Life with a four year-old is much like this, I’ve determined. At least with my four year-old. Except it’s a positive feedback loop of crazy. She reacts to a stimulus by doing something crazy, and when that doesn’t work, she pours on more and more crazy until she explodes into a flaming ball of truly insane crazy.

Each time I request something of my child, she has to choose one of three options:

Option A – Comply with the completely reasonable request made by a parent who loves her (i.e. eat a meal, or take pain medication for the surgery you just had, or brush your teeth).

Option B –  Attempt to negotiate/manipulate/delay obedience by placing some absurd condition on obedience (i.e. “Mommy I’ll take ONE bite but then I want a popsicle” (no), or “I’ll only eat if you feed me” (no), or “I’ll only take the purple medicine, and only if I have a glass of water at 65 degrees in my Ariel cup, and am holding my favorite stuffed animal Eeyo while you give it to me” (takes forever and is crazy).

Option C – Melt down in a fit and have a completely disproportional emotional response to the request (i.e. stomping foot, screaming something crazy and dramatic like “I’ll NEVER take medicine, EVER!”, hitting, running out of room, talking back in disrespect). This response always ends in discipline of some sort.

So, all day long as my four year-old is presented with normal life choices, she has three options. Sane, normal, rational people would almost always choose option A. It’s easier, it takes less time, and since she knows somewhere in that head that her mommy loves her, it’s ultimately for her good.

But anyone raising a four year-old knows that sane and rational does not apply to the four year-old brain. So, our life is a series of our strong-willed little four year-old choosing to manipulate and delay obedience (option B), while inching closer to with every denial to a total meltdown fit (option C).

A positive feedback loop of crazy. Crazy added to more crazy until finally, a crazy meltdown.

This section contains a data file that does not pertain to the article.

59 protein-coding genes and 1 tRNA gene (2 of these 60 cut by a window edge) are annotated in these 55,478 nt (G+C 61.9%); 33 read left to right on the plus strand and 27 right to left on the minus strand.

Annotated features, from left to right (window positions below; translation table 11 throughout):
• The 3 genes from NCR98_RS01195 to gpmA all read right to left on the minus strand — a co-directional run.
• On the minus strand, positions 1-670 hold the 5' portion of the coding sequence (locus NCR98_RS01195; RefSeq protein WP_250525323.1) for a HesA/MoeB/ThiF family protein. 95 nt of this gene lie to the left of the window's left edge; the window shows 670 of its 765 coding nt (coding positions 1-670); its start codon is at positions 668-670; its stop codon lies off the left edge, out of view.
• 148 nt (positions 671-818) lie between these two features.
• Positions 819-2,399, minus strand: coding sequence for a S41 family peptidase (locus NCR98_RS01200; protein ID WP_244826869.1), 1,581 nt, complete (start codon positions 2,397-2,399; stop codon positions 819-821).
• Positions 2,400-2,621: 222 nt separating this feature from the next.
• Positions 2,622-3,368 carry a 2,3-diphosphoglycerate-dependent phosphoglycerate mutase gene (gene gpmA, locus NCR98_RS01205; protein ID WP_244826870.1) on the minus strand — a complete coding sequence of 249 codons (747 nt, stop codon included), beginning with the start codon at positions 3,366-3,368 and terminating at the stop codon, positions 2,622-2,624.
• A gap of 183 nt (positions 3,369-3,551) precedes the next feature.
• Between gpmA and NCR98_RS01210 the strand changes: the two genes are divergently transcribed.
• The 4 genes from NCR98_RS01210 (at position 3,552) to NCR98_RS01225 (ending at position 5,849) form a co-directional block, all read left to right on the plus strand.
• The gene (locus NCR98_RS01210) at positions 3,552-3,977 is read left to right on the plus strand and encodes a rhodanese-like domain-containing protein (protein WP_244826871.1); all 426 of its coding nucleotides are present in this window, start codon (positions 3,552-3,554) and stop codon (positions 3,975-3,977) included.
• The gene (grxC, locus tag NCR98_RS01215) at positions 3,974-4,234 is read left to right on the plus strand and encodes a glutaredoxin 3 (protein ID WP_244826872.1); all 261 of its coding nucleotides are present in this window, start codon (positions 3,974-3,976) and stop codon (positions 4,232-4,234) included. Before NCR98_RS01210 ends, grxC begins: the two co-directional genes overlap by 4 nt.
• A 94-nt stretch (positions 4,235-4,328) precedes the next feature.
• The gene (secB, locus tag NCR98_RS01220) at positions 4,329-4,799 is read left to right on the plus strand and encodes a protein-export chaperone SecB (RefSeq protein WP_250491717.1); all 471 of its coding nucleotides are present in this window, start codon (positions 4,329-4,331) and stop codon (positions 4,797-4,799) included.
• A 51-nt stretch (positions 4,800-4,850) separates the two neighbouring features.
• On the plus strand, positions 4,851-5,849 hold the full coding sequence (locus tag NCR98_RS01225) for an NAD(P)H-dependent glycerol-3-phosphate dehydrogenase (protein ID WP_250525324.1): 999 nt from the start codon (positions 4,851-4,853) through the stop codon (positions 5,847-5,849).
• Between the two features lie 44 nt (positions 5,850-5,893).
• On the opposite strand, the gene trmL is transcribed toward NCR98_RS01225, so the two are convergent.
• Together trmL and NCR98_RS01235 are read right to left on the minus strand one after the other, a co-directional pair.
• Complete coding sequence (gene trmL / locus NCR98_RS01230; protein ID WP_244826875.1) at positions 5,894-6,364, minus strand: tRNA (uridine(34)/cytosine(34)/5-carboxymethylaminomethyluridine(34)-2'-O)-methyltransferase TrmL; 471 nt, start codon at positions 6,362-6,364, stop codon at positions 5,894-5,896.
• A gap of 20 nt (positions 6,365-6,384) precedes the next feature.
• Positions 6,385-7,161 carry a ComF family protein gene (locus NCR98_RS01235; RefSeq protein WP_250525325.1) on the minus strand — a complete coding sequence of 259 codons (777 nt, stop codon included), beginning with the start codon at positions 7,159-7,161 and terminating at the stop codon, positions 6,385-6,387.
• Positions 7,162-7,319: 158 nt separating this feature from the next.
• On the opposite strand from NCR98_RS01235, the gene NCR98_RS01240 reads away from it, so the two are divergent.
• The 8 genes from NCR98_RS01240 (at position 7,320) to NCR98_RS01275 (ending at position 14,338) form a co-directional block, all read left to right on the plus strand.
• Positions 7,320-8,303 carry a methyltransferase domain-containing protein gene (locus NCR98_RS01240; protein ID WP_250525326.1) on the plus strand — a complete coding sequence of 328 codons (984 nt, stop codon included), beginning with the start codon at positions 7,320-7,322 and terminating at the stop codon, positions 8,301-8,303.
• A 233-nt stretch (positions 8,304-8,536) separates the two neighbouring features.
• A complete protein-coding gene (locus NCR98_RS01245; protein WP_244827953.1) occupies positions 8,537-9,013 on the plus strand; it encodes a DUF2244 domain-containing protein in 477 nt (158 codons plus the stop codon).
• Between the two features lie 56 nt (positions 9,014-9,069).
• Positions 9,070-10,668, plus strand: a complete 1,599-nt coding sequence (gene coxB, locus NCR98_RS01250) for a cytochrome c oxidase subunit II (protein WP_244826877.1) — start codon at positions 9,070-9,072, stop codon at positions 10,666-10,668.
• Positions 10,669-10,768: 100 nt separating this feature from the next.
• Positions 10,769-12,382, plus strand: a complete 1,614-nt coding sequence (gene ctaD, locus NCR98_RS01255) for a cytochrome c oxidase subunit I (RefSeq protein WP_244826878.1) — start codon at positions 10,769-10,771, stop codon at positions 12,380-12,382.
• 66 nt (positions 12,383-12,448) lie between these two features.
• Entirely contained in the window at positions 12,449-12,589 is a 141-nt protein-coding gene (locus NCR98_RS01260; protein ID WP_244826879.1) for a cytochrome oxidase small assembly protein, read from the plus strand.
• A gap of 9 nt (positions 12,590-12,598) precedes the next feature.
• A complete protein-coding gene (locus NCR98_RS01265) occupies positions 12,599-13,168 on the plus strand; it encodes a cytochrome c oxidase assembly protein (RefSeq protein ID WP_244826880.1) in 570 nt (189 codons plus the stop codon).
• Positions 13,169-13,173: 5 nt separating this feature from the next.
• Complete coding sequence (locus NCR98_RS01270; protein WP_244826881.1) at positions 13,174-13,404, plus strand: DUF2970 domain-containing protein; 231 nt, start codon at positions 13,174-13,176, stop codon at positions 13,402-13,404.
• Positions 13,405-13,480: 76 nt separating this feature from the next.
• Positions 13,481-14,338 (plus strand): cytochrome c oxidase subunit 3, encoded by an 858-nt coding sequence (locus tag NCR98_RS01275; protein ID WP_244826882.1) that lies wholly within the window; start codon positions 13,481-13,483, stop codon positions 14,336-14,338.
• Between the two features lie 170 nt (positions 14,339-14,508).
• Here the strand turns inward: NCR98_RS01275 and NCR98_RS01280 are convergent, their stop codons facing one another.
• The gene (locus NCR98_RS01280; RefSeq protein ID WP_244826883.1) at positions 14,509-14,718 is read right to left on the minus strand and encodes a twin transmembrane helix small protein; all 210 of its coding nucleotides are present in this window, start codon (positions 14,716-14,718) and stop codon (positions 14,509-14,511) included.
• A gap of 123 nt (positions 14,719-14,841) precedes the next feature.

It somehow never occurs to her in the heat of the moment that the end result of Option C is ALWAYS discipline, and that option C should be avoided. Despite how bright she is, somehow this eludes her. Sometimes 15 – 20 times a day she chooses Option C and after her discipline, each and every time, we discuss that the reason she is getting in trouble is that she chose to throw a fit, and yet somehow, 30 minutes later, she chooses the fit.

This is, as you can imagine, a tiring process. I am a (slight) control freak who wants badly to be a peacemaker, so it’s a constant mental battle for me to determine where to counter the crazy, and with how much force. My instinct (to offset the control freak part of me) is to allow some negotiation and compromise, but what we have recently learned is that this is feeding her choice to constantly negotiate and hold our family hostage by inching closer to a meltdown, so I have had to begin to be more insistent on her doing things without argument the first time. Until we can “reprogram” her to obey the first time, every time, we are in a very tiring process of reestablishing our authority.

This gets harder when the four year-old is sick, tired, or has consumed too much sugar.

So as you can imagine, when we have a child who has had surgery (sick), because she had sleep apnea (which made her perpetually tired), during Halloween week (the annual celebration of all things sugary) – our positive feedback loop of crazy was, well, monumentally CRAZY.

As parents, I know we all feel slightly better when we hear that other homes are in the same crazy condition as our home. It makes us feel (almost) normal. So when my sweet friend Holly shared this little video with me this week, I sighed a sigh of relief. The positive feedback loop of crazy isn’t exclusive to the Wells home. Yay! We’re normal!

So for all the people stuck with us in the positive feedback loop of crazy, I feel your pain, I empathize, and next time I see you, I’ll buy you a well-deserved glass of wine if you are so inclined. We will survive the four year-old drama, friends, and we will be victorious!

Of course, we’ll likely face it all again when they are teenagers (only amped up a couple dozen times) but that’s another blog for another decade.

(I know for a person who is not a parent, or who only parents angelic cherubs straight from the throneroom of Jesus, this may sound ridiculous. You may be thinking “This is a four year-old, how hard can it be?” or “I would not let this child walk all over me.” My answer to that would be a kind and gentle “Bless your heart”).

Confession of an Heiress